Samuel Johnson held the collection in high contempt. Sir Walter Scott believed that Seward's talents were discovered by Lady Miller, and Seward acknowledged her help in her Poem to the Memory of Lady Miller.[5] Besides the works already mentioned, a volume by Lady Miller entitled On Novelty, and on Trifles and Triflers, appeared in 1778.[13]

Lady Miller died on 24 June 1781, at the Hot Wells, Bristol, and was buried in the Abbey Church, Bath. On her monument, designed by John Bacon and erected in 1785, there is an epitaph in verse, composed by Seward.[14] She left two children, a son and a daughter.[15]

Family[edit]

Sir John Riggs Miller, who inherited his wife's fortune, married, after 1786, the widow of Sir Thomas Davenport. He sat in parliament for a time and settling in Bloomsbury Square, he became known in London society as an inveterate gossip and newsmonger, and was a well-known figure in many London clubs. He died suddenly on 28 May 1798, and was succeeded in the baronetcy by his son by his first marriage, John Edward Augustus Miller (1770–1825)[16]

Further reading[edit]

Notes[edit]

  • Jesse, J. H. (1902). Memoirs of George Selwyn and His Contemporaries. 3. Boston: L. C. Page & Co. p. 266.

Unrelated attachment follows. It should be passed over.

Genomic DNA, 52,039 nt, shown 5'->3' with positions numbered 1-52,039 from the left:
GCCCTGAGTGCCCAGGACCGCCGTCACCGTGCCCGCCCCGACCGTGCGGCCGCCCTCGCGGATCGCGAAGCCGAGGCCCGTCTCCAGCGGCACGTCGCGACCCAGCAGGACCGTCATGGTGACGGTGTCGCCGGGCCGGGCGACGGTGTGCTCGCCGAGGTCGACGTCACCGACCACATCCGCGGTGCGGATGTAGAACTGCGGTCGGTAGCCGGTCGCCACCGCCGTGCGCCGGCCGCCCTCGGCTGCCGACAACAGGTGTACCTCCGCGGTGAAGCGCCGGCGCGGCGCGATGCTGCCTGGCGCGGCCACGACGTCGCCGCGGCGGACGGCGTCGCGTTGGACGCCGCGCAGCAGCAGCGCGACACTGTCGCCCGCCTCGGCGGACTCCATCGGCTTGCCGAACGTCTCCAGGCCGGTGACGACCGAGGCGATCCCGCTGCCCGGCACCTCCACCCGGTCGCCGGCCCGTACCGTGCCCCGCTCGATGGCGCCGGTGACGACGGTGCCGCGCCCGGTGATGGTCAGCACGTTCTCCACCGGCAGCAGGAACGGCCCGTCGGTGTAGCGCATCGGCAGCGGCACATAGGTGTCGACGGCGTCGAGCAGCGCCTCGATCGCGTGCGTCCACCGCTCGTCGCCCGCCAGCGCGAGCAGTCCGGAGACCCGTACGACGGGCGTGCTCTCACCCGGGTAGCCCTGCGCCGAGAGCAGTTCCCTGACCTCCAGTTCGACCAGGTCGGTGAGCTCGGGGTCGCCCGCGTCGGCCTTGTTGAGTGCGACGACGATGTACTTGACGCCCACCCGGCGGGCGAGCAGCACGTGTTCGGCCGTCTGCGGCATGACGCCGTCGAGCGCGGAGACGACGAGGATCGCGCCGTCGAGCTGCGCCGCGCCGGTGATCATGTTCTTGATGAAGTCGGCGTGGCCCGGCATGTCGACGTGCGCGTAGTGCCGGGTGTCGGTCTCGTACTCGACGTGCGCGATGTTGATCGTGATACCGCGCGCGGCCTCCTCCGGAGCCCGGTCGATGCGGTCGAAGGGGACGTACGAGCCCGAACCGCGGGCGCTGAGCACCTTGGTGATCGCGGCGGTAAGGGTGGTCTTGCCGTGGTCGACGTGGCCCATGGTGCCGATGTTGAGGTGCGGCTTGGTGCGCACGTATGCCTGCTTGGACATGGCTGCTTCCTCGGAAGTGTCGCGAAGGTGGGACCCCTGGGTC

Attribution

References[edit]

  1. ^ Lee 1894, p. 405 cites Notes and Queries, 3rd ser. viii. 192
  2. ^ Lee 1894, p. 405 cites Gentleman's Magazine 1741, p.387
  3. ^ Lee 1894, p. 405 cites Miller, Letters, vi. 170
  4. ^ a b Lee 1894, p. 405 cites Burney, Diary, i. 364
  5. ^ a b c d e f g Lee 1894, p. 405.
  6. '^ Lee 1894, p. 405 cites Miller, Letters', v.20
  7. ^ Lee 1894, p. 405 cites Miller, Letters from Italy, Describing the Manners, Customs, Antiquities, Paintings, &c., of the Country, in 1770–1
  8. ^ Lee 1894, p. 405 cites Miller, Letters vi. 332
  9. ^ Jesse 1902, p. 266.
  10. ^ Lee 1894, p. 405 cites Miller, Letters, vii. 163
  11. ^ Lee 1894, p. 405 cites Poetical Amusements at a Villa near Bath
  12. ^ Lee 1894, p. 405 cites Miller, Letters, vi. 169, 178
  13. ^ Lee 1894, p. 406.
  14. ^ Lee 1894, p. 405 cites Gentleman's Magazine 1781, p. 295, and 1785, pt.ii. p. 746
  15. ^ Fanny Burney mentions the latter in 1780 as a most beautiful little girl of ten (Lee 1894, p. 406 cites 'Diary, i. 364).
  16. ^ Lee 1894, p. 406 cites Gent. Mag. 1798, pt. ii. pp. 626–7, and 1825, pt. ii. p. 286.